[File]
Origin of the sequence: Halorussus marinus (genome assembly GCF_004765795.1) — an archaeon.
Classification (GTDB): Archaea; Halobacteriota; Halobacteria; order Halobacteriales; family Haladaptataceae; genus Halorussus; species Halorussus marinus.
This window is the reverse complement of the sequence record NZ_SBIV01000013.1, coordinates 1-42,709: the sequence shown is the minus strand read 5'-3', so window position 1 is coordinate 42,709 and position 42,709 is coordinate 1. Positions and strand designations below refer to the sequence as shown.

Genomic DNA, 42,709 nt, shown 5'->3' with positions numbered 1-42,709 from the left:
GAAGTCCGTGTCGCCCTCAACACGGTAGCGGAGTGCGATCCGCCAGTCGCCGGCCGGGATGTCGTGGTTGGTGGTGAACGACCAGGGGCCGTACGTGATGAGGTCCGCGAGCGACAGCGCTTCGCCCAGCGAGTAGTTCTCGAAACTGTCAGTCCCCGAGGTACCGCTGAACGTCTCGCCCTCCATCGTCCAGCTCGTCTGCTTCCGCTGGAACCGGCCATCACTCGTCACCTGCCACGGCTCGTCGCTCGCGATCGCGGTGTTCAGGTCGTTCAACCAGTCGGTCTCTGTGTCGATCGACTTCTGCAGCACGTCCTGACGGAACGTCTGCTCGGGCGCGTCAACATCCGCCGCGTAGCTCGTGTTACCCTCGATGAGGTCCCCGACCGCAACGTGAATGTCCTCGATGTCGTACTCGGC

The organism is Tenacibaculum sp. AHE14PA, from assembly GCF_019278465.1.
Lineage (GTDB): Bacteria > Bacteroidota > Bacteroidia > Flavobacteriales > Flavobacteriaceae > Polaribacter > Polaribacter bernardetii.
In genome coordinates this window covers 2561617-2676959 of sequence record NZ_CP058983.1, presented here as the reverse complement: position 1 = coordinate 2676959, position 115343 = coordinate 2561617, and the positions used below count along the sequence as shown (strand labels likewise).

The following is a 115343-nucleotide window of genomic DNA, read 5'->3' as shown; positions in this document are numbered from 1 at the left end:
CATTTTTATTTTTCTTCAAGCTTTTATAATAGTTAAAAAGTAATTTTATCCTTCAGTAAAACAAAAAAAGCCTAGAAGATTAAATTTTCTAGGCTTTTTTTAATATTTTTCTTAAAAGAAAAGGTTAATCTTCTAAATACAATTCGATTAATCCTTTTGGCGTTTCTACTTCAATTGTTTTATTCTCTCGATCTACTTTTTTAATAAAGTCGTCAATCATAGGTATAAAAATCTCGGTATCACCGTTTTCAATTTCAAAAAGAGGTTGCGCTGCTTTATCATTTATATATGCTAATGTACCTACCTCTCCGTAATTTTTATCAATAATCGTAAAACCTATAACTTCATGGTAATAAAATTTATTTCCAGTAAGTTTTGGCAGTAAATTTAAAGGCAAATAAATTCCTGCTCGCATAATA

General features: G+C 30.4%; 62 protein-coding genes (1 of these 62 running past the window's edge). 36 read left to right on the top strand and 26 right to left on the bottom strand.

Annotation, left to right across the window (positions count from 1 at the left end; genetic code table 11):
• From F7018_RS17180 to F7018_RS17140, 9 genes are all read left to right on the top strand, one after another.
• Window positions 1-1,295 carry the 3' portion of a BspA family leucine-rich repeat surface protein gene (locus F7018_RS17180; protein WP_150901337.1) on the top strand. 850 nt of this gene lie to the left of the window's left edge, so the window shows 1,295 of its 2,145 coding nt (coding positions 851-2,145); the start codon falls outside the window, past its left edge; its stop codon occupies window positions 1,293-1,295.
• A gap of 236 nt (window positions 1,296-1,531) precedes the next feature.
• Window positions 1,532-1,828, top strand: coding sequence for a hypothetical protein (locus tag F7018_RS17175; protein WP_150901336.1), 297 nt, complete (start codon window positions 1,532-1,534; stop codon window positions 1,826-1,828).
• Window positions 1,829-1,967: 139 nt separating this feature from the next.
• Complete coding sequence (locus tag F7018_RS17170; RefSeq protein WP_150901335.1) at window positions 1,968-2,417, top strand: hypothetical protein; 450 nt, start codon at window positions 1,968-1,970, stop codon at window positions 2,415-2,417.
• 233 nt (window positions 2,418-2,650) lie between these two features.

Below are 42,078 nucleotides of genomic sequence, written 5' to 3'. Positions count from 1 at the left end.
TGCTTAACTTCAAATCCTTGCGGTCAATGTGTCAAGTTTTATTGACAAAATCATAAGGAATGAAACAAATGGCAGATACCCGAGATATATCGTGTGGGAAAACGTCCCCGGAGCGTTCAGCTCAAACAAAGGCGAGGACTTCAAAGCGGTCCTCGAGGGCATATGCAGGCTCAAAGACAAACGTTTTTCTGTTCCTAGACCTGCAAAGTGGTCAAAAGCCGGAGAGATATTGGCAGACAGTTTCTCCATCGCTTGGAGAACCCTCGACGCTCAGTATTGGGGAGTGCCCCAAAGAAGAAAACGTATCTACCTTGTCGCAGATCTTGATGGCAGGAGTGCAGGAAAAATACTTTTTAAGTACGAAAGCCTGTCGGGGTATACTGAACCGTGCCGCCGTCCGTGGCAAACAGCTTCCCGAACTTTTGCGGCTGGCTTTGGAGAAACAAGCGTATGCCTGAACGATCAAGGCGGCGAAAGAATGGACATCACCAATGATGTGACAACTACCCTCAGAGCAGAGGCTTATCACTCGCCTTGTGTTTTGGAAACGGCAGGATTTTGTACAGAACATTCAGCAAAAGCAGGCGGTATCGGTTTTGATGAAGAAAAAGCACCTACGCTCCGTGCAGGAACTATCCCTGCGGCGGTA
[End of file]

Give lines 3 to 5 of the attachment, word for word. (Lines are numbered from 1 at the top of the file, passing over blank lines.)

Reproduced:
This window is the reverse complement of the sequence record NZ_SBIV01000013.1, coordinates 1-42,709: the sequence shown is the minus strand read 5'-3', so window position 1 is coordinate 42,709 and position 42,709 is coordinate 1. Positions and strand designations below refer to the sequence as shown.

Genomic DNA, 42,709 nt, shown 5'->3' with positions numbered 1-42,709 from the left:
GAAGTCCGTGTCGCCCTCAACACGGTAGCGGAGTGCGATCCGCCAGTCGCCGGCCGGGATGTCGTGGTTGGTGGTGAACGACCAGGGGCCGTACGTGATGAGGTCCGCGAGCGACAGCGCTTCGCCCAGCGAGTAGTTCTCGAAACTGTCAGTCCCCGAGGTACCGCTGAACGTCTCGCCCTCCATCGTCCAGCTCGTCTGCTTCCGCTGGAACCGGCCATCACTCGTCACCTGCCACGGCTCGTCGCTCGCGATCGCGGTGTTCAGGTCGTTCAACCAGTCGGTCTCTGTGTCGATCGACTTCTGCAGCACGTCCTGACGGAACGTCTGCTCGGGCGCGTCAACATCCGCCGCGTAGCTCGTGTTACCCTCGATGAGGTCCCCGACCGCAACGTGAATGTCCTCGATGTCGTACTCGGC